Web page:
Oil spills trigger environmental concerns

Updated: 2011-09-08 17:08


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BEIJING — The State Council, or China's Cabinet, warned on Sept 7 of serious environmental problems along the Bohai Bay in the wake of sea pollution caused by ConocoPhillips' oil spills.

The government should work to change the situation that has too many heavy industrial projects along the Bohai Bay and has caused heavy pollution, said a statement issued after the State Council executive meeting presided over by Premier Wen Jiabao.

The government will limit the construction of new petrochemical projects along the bay and ban any reclamation projects that could harm the local ecological balance, the statement said.

The Bohai Bay area has become one of the fast-growing industrial regions in China following the Yangtze River and Pearl River deltas.

Provinces along the bay have an area of 2.11 million square km and a population of 290 million. The area reported a gross domestic product (GDP) of 12.07 trillion yuan ($1.86 trillion) in 2010, accounting for 30.3 percent of the country's total figure.

Water quality off the coast of the Bohai Bay has deteriorated, due to huge pollutants carried by rivers into the sea, and the coastal wetlands have disappeared fast because of large scale reclamation projects, the statement said.

The State Council pledged to rationalize waste water outlets and raise the standards of water quality in a bid to clean up water pollution and control the pollution sources.

Several other measures were announced in the statement, including injecting more freshwater into the sea, restoring wetlands along the beach, and establishing a warning system for environmental crisis and emergencies.

The statement stressed that local governments and enterprises must improve the awareness of their environmental responsibilities.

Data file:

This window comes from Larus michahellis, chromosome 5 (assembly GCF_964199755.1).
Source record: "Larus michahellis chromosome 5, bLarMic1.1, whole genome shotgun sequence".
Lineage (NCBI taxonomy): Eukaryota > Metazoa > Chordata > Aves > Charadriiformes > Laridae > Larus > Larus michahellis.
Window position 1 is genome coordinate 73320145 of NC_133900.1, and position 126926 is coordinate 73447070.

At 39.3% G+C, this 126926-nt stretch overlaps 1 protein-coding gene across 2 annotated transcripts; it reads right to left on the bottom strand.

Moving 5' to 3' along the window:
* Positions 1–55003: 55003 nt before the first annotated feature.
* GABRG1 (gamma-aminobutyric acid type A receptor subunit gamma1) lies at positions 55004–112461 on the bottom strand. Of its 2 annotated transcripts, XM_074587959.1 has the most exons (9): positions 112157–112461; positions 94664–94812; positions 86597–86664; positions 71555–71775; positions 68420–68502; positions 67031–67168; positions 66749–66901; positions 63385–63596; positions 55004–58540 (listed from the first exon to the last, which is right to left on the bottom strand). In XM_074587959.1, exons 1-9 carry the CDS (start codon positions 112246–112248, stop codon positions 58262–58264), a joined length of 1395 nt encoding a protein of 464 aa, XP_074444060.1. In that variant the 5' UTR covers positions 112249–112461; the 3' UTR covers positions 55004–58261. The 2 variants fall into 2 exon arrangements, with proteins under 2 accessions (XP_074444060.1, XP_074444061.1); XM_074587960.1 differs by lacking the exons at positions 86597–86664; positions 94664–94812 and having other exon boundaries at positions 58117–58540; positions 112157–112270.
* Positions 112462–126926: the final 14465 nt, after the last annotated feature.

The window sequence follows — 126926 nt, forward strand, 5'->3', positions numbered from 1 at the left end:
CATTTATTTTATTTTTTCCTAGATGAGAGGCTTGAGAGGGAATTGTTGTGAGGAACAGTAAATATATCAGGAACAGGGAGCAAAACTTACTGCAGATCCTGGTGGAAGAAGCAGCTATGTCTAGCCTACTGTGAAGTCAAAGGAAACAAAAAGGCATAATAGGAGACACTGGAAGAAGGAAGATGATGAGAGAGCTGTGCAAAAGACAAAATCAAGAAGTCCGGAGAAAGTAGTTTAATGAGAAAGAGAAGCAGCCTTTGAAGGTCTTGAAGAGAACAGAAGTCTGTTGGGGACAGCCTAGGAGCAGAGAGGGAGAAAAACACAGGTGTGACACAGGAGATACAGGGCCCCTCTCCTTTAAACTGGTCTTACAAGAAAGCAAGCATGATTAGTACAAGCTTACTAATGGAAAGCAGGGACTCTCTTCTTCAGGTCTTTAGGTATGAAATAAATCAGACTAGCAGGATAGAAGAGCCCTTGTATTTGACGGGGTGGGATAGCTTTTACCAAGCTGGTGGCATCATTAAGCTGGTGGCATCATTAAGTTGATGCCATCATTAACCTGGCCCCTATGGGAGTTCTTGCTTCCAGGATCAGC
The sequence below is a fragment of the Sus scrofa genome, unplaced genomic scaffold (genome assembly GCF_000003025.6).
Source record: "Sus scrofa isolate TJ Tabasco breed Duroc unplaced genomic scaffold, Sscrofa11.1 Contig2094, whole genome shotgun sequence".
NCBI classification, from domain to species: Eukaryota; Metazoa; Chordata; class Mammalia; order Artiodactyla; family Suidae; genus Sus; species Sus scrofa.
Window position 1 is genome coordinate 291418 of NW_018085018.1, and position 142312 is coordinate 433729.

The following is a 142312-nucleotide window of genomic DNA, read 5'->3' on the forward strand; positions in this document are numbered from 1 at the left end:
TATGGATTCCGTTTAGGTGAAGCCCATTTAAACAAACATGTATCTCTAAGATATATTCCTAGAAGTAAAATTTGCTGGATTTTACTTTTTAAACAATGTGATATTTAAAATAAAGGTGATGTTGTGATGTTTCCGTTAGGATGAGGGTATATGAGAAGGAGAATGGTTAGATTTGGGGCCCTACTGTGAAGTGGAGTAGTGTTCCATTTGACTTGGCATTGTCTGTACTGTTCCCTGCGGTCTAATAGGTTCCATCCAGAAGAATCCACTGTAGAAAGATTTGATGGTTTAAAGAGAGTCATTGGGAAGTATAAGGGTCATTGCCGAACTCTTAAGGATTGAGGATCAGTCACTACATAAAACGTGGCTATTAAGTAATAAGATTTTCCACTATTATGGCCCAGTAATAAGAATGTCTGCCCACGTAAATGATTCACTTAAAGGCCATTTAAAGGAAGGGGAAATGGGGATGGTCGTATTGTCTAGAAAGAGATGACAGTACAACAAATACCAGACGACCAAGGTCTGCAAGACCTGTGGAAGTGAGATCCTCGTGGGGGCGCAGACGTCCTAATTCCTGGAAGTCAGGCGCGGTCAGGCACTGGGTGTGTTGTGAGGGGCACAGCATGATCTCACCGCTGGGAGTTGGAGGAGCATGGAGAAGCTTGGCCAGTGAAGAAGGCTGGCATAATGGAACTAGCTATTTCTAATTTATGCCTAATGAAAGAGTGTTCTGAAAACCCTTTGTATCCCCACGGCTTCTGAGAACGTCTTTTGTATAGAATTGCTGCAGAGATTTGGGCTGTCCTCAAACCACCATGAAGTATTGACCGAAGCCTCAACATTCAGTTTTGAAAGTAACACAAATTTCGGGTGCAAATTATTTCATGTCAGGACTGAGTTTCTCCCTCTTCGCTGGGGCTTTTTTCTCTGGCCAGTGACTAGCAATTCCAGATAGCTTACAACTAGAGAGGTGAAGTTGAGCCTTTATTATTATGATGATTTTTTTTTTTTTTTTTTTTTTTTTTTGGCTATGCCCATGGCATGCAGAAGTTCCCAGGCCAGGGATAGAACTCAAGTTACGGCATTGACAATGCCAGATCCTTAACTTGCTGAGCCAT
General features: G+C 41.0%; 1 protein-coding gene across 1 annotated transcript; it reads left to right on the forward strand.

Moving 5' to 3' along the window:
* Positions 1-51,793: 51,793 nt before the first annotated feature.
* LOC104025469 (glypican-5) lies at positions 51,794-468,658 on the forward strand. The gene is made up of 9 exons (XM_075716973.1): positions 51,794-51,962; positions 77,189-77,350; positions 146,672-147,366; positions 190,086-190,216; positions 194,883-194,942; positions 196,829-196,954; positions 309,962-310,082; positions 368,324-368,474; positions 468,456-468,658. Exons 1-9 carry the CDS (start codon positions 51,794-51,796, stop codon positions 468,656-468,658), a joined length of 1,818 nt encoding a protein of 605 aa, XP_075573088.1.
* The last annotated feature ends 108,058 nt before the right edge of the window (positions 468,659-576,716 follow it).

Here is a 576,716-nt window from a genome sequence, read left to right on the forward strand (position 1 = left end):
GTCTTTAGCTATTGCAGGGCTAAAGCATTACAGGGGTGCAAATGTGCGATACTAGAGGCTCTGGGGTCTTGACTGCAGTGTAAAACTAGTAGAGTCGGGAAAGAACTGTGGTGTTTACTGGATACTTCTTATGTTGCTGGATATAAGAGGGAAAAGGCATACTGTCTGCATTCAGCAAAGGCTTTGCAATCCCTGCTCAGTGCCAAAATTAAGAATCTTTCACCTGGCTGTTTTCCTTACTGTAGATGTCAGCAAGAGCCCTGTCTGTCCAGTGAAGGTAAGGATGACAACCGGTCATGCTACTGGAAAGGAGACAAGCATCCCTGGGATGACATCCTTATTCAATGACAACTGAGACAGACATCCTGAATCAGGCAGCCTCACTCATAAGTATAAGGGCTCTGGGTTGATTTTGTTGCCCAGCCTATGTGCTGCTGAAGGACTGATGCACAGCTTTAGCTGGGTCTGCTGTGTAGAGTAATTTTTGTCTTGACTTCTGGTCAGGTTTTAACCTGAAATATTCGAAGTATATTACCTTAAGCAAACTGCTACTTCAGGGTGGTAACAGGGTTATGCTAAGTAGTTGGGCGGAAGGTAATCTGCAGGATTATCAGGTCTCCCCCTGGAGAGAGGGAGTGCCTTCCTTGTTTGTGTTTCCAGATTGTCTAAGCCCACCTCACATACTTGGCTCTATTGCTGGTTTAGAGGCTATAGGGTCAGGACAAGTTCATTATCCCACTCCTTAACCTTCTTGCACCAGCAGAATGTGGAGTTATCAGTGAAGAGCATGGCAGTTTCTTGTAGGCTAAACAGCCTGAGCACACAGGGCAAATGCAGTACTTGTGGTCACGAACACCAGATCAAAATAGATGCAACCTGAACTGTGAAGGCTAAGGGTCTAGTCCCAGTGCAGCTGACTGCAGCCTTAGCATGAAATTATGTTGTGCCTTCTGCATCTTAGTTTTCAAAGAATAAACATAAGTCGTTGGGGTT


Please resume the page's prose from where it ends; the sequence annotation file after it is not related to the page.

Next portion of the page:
Oil spills at an offshore oil field run by US oil giant ConocoPhillips have polluted more than 5,500 square km of sea water in the Bohai Bay. The cause remains under investigation.

In the wake of several outbreaks of environmental pollution, the State Council stressed in the statement that the government should prioritize this issue.

It vowed to strictly punish companies and government departments in charge if any construction project commences without the assessment of its environmental impact.

Efforts must be made to prevent and treat heavy metal pollution, and the administration must ban the expansion of heavily-polluted projects and the construction of new ones, the statement said.

The State Council also plans to tighten the management of chemicals. It will assess environmental risks of chemical plants nationwide, especially those along the rivers and coasts, and raise the environmental requirements of such plants.

Environment issues in rural areas were also in the agenda. Villages suffering heavy pollution of earth and drinking water will be the focus, the statement said.

The government will work to educate farmers on how to process waste and sewage, properly apply pesticide and fertilizer in order to curb the pollution.

The environmental watchdog should also tighten the supervision over factories in rural areas, the statement said.